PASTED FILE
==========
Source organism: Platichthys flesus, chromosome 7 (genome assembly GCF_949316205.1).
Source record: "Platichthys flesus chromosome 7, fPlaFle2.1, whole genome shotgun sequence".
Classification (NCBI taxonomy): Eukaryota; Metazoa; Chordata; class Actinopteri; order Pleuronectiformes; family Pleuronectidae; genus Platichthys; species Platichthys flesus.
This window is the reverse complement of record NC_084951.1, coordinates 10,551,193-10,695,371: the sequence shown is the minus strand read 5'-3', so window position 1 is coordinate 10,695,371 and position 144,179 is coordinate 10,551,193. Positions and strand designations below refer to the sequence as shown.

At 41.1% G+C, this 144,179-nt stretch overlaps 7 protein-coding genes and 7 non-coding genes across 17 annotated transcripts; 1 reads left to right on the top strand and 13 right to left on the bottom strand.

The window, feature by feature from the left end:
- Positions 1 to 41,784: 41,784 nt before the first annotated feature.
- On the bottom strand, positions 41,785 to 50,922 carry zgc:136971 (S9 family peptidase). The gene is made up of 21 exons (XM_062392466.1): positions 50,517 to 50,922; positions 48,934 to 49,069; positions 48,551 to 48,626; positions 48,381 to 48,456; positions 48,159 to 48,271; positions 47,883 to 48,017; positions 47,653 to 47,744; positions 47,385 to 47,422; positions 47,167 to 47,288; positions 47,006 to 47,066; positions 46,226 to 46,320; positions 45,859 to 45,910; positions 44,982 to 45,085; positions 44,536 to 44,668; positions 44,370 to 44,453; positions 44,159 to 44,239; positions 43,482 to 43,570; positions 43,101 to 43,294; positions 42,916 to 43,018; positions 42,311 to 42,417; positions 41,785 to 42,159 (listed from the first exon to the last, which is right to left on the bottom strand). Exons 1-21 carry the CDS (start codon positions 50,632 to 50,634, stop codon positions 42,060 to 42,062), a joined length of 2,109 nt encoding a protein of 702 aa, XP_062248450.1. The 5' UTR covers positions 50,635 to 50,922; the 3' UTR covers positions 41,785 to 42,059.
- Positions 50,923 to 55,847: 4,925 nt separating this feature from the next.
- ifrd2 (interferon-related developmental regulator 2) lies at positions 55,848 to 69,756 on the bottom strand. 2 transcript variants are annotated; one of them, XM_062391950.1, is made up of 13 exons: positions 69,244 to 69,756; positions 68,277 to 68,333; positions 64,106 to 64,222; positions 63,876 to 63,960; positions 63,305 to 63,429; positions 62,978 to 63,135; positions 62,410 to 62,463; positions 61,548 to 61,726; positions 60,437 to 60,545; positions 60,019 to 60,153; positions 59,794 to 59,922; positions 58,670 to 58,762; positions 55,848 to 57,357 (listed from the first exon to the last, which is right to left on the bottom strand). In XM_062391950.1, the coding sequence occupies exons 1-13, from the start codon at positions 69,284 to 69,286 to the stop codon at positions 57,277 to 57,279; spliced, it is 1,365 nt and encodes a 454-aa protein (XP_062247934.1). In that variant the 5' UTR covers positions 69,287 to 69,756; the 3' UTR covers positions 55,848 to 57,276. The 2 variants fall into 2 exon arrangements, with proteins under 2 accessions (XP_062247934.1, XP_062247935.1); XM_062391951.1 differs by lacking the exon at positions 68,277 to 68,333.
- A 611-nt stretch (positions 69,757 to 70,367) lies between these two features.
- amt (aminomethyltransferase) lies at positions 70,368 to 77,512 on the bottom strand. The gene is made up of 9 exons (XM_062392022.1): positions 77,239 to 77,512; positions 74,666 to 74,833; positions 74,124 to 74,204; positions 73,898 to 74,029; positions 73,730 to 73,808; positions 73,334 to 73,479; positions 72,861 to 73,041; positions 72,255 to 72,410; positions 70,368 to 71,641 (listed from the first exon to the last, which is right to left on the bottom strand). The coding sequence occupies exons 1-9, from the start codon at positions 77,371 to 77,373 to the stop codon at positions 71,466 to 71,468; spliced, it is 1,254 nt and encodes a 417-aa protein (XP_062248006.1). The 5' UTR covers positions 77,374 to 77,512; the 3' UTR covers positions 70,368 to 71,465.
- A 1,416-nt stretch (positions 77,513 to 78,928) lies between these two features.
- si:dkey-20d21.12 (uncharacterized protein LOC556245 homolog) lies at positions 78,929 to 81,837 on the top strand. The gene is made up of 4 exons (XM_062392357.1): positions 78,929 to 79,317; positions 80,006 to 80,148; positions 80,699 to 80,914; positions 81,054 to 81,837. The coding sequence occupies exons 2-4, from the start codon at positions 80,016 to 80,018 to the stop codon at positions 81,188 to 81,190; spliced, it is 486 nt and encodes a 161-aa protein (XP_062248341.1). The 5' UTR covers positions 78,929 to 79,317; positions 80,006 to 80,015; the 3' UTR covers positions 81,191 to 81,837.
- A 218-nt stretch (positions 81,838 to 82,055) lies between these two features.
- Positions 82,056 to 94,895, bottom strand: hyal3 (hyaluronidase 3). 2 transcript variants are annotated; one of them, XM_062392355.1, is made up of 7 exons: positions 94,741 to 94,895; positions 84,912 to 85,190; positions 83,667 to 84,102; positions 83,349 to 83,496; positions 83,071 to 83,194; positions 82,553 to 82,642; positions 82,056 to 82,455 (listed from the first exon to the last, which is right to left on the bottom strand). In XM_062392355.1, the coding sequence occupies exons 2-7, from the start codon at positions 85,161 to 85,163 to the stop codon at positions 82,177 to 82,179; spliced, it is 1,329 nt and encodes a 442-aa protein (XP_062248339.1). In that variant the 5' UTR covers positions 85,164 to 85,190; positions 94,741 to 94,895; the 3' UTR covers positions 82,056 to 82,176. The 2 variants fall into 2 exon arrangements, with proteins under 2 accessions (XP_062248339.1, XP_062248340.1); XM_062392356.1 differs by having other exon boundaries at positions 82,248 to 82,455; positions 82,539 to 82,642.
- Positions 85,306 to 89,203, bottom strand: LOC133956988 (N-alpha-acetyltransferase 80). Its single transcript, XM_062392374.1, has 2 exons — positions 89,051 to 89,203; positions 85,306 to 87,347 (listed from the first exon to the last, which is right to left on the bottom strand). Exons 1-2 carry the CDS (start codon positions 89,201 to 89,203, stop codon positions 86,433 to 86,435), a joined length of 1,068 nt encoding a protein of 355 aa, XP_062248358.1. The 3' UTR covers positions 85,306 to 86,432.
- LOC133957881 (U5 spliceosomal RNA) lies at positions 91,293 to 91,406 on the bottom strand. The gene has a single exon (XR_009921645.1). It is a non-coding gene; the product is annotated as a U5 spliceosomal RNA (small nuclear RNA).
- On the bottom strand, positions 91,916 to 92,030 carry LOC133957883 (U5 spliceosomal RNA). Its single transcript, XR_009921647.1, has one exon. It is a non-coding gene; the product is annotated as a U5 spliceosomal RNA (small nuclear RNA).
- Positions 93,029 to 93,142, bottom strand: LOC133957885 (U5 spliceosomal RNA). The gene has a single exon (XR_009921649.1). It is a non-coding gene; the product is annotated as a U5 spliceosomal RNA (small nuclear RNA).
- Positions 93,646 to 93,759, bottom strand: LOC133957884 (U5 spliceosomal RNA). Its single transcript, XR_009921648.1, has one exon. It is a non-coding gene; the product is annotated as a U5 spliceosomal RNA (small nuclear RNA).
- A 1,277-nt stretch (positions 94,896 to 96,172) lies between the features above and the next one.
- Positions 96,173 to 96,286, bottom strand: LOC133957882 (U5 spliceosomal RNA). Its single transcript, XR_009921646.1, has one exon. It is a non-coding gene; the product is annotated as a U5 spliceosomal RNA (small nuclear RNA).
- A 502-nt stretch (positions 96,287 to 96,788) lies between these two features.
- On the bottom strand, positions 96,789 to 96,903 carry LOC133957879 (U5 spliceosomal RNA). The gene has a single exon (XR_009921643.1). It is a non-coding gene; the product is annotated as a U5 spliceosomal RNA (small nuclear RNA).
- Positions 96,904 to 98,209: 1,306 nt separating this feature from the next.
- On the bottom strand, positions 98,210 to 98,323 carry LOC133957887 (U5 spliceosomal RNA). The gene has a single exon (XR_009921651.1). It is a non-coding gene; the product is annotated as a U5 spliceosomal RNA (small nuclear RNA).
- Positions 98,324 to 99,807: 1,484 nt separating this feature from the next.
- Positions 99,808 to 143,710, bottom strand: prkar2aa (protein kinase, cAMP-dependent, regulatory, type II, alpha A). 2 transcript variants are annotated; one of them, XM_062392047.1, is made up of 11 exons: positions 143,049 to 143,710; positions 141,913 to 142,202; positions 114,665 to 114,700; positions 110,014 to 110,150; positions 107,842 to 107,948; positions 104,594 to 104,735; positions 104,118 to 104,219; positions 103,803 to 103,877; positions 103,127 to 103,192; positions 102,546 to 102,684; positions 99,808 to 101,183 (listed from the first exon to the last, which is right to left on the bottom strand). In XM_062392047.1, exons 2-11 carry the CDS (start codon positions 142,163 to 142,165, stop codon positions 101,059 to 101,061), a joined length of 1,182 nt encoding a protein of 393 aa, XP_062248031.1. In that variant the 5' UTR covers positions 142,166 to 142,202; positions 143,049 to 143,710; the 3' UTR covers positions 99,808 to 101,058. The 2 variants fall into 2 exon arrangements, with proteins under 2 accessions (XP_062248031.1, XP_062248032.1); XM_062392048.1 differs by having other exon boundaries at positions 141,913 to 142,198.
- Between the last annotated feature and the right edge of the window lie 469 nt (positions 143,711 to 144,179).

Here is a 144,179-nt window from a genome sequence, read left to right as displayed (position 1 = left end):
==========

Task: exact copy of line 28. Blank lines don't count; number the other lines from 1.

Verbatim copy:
- Positions 98,324 to 99,807: 1,484 nt separating this feature from the next.